2.12 Servo

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Overview

In this lesson, you will learn something about Servo. Servo is a kind of driver whose position (angular) can be adjustable and kept or a rotary actuator that allows for precise control of angular position. Currently, it is widely used in upscale remote control toys, such as airplane, submarine, telerobot and so on.

Components Required

Component Introduction

A servo is generally composed of the following parts: case, shaft, gear system, potentiometer, DC motor, and embedded board.  

It works like this: The microcontroller sends out PWM signals to the servo, and then the embedded board in the servo receives the signals through the signal pin and controls the motor inside to turn. As a result, the motor drives the gear system and then motivates the shaft after deceleration. The shaft and potentiometer of the servo are connected together. When the shaft rotates, it drives the potentiometer, so the potentiometer outputs a voltage signal to the embedded board. Then the board determines the direction and speed of rotation based on the current position, so it can stop exactly at the right position as defined and hold there.

The angle is determined by the duration of a pulse that is applied to the control wire. This is called Pulse width Modulation. The servo expects to see a pulse every 20 ms. The length of the pulse will determine how far the motor turns. For example, a 1.5ms pulse will make the motor turn to the 90 degree position (neutral position).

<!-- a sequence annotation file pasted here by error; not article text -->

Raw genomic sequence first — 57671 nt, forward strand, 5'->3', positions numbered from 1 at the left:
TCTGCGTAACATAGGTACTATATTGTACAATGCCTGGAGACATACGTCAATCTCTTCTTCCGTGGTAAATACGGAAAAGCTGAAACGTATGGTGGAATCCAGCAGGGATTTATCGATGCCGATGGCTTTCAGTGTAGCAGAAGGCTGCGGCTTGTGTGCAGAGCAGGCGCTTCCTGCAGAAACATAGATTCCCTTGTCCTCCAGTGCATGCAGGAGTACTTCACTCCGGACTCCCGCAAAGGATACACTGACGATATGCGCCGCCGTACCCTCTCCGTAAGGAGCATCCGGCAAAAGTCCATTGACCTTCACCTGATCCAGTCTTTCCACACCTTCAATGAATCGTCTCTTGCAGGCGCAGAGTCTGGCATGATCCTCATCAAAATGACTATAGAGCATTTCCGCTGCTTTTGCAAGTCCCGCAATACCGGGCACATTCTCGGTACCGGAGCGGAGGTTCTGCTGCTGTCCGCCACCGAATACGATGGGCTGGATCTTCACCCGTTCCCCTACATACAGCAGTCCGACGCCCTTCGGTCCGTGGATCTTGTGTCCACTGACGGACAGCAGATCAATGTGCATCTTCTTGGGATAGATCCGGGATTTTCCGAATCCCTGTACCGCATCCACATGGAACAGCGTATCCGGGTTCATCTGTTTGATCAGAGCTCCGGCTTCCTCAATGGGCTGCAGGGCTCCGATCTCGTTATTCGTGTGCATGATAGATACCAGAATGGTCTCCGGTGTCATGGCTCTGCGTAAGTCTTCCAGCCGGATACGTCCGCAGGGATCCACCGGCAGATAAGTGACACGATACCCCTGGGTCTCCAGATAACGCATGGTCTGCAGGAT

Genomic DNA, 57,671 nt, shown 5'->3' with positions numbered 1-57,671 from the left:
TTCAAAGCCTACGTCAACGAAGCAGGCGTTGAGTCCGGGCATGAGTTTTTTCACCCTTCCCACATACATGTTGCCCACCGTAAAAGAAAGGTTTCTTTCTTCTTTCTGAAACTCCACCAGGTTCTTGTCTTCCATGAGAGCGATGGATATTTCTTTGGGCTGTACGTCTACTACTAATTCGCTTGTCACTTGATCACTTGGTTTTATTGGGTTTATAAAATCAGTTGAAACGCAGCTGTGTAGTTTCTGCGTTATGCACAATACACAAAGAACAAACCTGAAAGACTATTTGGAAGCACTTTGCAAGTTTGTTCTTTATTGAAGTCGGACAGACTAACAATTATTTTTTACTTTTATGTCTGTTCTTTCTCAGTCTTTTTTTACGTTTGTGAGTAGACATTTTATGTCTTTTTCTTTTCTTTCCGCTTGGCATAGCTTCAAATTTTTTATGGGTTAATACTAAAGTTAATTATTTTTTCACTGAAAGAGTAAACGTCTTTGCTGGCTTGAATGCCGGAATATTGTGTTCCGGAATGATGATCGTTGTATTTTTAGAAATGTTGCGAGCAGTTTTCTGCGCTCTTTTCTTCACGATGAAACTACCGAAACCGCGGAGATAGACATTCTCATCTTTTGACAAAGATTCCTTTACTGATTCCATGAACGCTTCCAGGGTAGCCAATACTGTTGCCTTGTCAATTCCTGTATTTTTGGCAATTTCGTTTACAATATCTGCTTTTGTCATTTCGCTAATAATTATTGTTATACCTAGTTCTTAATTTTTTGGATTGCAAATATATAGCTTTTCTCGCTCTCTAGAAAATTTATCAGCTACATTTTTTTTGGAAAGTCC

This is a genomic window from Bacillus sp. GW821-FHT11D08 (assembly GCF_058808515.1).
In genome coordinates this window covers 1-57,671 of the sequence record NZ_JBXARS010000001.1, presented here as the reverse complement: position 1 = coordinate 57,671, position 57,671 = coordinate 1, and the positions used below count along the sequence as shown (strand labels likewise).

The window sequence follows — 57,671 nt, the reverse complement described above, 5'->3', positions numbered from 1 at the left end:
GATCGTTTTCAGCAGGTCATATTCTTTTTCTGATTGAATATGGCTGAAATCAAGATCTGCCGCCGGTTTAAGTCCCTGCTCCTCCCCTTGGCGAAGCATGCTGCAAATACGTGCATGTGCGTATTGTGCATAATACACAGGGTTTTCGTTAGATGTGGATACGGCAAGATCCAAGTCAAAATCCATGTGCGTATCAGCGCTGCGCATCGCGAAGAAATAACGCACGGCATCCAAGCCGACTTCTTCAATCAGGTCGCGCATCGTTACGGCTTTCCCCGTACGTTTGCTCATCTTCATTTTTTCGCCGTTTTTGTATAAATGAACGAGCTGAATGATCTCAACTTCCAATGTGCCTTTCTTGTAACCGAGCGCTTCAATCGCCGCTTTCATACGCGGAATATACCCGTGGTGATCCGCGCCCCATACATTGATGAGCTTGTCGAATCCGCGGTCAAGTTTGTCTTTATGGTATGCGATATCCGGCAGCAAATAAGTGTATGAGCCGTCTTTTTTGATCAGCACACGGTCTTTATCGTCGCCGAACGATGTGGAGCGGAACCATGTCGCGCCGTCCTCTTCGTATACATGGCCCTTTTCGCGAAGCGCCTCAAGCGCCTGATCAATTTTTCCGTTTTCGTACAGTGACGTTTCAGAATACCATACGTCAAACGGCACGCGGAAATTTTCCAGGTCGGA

When a pulse is sent to a servo that is less than 1.5 ms, the servo rotates to a position and holds its output shaft some number of degrees counterclockwise from the neutral point.

When the pulse is wider than 1.5 ms the opposite occurs. The minimal width and the maximum width of pulse that will command the servo to turn to a valid position are functions of each servo. Generally the minimum pulse will be about 0.5 ms wide and the maximum pulse will be 2.5 ms wide.

Fritzing Circuit

In this example, we use PWM pin 9 to drive the Servo, and get the orange wire of the servo connected to the PWM pin 9, the red one to 5V, and the brown one to GND.

Schematic Diagram

Code

#include <Servo.h>
Servo myservo;//create servo object to control a servo
void setup()
{
  myservo.attach(9);//attachs the servo on pin 9 to servo object
  myservo.write(0);//back to 0 degrees
  delay(1000);//wait for a second
}
void loop()
{
  for (int i = 0; i <= 180; i++){
    myservo.write(i); //write the i angle to the servo
    delay(15); //delay 15ms
  }
  for (int i = 180; i >= 0; i--)
  {
    myservo.write(i); //write the i angle to the servo
    delay(15); //delay 15ms
  }
}

Once you finish uploading the codes to the Mega2560 board, you can see the servo arm rotating in the range 0°~180°.

Code Analysis

By calling the library Servo.h, you can drive the servo easily.

#include <Servo.h> 

Library Functions:

Servo

Create Servo object to control a servo.

uint8_t attach(int pin); 

Turn a pin into a servo driver. Calls pinMode. Returns 0 on failure.

void detach();

Release a pin from servo driving.

void write(int value); 

Set the angle of the servo in degrees, 0 to 180.

int read();

Return that value set with the last write().

bool attached(); 

Return 1 if the servo is currently attached.

Phenomenon Picture